THE EU must increase funding into nanotechnology research so that Europe can regain its former leading position in the growing and increasingly lucrative sector, says the European Commission.
A Commission policy paper, ‘Towards a European Strategy for Nanotechnology’, says the EU should use its cross-border co-ordinating role to create ‘poles of excellence’ in the sector, combining researchers with industry.
This, the report claims, would increase investment and co-ordination of R&D, and reinforce European industry’s exploitation of nanotechnologies.
The key is to encourage research training in nanotechnology that focuses minds on the commercial exploitation of cutting edgeinventions, ‘ensuring favourable conditions for technology transfer and innovation for European R&D excellence to be translated into wealth-generating products and processes’.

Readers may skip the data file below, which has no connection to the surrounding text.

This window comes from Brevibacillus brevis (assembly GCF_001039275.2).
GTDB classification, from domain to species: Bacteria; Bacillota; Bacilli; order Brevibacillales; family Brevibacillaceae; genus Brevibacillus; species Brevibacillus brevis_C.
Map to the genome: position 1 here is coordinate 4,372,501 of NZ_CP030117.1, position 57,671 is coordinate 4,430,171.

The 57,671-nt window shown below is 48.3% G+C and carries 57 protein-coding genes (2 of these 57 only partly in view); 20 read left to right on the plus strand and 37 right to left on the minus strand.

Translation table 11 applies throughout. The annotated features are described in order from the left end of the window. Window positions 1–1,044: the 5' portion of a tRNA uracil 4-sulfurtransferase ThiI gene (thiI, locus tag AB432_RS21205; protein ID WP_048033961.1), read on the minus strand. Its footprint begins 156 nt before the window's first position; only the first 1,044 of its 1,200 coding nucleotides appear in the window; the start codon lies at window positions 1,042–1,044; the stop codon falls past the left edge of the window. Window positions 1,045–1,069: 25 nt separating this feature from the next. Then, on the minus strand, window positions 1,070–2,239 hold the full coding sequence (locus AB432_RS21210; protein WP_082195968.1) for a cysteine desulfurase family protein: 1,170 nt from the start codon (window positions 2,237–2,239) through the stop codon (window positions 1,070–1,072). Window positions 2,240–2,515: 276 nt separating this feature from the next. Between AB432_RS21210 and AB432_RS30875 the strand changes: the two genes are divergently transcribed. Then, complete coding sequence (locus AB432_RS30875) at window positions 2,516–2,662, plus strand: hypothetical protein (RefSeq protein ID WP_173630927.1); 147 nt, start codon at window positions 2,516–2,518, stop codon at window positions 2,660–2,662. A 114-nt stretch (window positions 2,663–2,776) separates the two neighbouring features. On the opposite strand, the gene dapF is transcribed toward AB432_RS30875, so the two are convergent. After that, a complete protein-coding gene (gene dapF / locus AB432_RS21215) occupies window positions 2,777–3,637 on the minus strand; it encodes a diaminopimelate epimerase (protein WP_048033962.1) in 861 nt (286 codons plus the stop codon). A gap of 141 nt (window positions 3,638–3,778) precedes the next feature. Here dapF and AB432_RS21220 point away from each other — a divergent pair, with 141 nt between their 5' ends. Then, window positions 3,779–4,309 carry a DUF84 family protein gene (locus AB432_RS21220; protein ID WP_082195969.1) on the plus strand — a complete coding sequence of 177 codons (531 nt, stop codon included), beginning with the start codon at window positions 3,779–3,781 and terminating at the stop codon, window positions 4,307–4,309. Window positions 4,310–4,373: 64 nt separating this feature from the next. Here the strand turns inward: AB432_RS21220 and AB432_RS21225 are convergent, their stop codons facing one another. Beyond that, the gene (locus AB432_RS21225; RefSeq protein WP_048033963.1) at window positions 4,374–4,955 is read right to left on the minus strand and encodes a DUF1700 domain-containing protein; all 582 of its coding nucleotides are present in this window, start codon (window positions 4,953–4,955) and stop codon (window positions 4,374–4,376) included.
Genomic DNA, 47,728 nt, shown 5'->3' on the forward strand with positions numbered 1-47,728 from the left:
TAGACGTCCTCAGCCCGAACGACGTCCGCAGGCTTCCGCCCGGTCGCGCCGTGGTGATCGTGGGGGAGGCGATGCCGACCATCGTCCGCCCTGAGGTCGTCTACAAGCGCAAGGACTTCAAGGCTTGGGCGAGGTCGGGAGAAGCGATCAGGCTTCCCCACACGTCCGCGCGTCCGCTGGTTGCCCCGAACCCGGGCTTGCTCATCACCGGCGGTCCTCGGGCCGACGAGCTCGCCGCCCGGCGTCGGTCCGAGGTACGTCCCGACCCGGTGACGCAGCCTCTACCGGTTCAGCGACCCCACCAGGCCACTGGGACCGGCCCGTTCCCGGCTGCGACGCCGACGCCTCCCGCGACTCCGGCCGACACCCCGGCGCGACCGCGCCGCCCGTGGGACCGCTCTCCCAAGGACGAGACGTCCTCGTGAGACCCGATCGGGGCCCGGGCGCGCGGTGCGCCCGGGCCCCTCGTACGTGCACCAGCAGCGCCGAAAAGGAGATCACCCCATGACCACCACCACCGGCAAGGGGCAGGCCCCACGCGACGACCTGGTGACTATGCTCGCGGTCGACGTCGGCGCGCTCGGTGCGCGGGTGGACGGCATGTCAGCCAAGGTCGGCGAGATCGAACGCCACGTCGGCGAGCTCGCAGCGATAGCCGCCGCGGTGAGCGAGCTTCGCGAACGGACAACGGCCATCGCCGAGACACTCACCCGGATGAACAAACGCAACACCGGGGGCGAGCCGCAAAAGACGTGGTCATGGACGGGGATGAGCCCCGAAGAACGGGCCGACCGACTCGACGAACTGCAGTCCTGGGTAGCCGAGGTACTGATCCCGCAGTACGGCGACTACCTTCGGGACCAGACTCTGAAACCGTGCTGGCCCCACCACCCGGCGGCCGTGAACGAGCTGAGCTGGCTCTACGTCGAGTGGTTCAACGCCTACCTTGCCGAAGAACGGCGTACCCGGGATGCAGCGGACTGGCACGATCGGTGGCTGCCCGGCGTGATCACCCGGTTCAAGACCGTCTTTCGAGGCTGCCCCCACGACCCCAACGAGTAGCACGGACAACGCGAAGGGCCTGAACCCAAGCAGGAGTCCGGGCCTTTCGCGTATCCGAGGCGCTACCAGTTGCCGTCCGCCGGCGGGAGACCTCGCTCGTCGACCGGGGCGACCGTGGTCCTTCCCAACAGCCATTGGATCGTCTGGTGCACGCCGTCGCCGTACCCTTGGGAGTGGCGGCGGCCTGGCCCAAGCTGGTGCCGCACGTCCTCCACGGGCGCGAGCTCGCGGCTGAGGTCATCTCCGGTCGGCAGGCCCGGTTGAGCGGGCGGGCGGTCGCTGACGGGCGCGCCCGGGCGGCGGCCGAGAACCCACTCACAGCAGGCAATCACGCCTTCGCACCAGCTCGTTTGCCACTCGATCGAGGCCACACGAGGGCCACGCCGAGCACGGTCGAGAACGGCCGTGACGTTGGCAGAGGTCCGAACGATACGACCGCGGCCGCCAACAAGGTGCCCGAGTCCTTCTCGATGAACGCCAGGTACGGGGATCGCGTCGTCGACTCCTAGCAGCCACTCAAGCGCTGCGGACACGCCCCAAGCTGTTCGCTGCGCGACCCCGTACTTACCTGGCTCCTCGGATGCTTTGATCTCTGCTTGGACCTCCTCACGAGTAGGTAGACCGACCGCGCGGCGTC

Nanotechnology is seen by the Commission as an example of the need to unite EU expertise under its European Research Areaprogramme, overcoming Europe’s perennial problem of atomising development among 25 sometimes-competing member countries.
The report highlights that Europe started early with nanotechnology investment, but has failed to maintain its advantage because of restrictions on risk capital, patenting problems, and a general weakness of entrepreneurial culture.
The paper highlights the earmarking of e1.3bn on nanotechnology in the EU’s ongoing Sixth Research Framework Programme (2002-2006), a sum that the Commission wants to increase in the seventh programme from 2007-2013, where it will be pushing ministers for sharply increased spending.
Europe is investing less on nanotechnology than the US and Japan, who have centralised nanotechnology R&D programmes that the EU currently lacks.
These are developing innovations in manufacturing, energy storage, medical, security, instrumentation and other areas. ‘To achieve the necessary critical mass, we need to concentrate our resources on a limited number of infrastructures,’ says the report.